The August 19th update from Parks Canada is consistent with this; it indicates that
With the two Canadian Hydrographic survey launches, Gannet and Kinglett readied prior to arrival, the marine search began immediately with a side-scan sonar deployed from each launch. The side-scan sonar is towed from the stern of the launch vessel, offering an acoustic image of the sea floor. During surveys with the side-scan sonar, our team will systematically cover as much of the targeted area as possible.
It's a little frustrating that the update doesn't mention the exact location of the "targeted area," but it's clear that it's in Queen Maud Gulf, as they mention consulting ice charts of that area. I'm relieved to learn that this is indeed the area of their work, and that they're focusing on covering as wide of an area as possible in the available time; I'm certain that's the right approach. After all, readers will recall that, in the search for RMS Titanic, Bob Ballard's team and a rival French outfit were trolling the ocean back and forth in just such a manner; thanks to good luck (and perhaps some historical tips, or intuition), Ballard was the first to locate her.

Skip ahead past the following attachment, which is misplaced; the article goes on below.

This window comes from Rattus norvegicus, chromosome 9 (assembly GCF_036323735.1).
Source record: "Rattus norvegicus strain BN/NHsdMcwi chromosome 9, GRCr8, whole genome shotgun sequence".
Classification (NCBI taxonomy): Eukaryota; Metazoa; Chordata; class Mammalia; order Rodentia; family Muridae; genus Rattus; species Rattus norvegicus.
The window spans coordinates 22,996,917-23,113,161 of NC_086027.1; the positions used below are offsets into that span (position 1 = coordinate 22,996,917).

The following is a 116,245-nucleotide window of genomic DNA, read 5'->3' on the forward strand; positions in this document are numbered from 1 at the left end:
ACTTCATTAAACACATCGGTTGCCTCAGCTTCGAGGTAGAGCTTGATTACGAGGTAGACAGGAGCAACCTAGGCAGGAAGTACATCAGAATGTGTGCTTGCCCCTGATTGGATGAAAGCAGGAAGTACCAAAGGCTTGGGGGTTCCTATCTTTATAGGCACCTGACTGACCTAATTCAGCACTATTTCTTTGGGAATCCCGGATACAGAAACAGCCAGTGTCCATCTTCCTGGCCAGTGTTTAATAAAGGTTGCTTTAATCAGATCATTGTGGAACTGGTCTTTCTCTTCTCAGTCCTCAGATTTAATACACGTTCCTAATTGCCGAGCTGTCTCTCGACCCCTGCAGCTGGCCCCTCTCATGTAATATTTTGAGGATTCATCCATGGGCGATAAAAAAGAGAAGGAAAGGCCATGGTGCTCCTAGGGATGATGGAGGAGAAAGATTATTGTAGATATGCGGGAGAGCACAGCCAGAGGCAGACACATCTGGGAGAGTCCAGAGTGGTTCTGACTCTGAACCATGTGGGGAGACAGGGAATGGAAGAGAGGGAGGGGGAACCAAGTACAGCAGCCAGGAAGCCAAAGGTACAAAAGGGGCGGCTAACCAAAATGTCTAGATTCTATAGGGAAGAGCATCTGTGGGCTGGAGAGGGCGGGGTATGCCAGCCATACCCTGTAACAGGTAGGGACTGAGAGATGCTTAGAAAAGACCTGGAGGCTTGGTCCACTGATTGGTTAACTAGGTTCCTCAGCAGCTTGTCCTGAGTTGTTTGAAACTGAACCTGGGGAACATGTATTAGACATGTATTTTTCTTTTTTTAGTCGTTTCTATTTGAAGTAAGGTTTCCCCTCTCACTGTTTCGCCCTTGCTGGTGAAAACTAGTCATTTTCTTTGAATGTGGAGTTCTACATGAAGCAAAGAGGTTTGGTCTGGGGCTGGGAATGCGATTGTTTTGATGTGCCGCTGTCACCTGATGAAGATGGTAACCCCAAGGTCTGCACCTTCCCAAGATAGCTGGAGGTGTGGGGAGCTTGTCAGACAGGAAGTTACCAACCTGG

As of August 29th, the Laurier seems to be retracing its route, which -- if indeed the launches did manage some means of operating independently -- could mean that it is returning to pick them up. Only time will tell.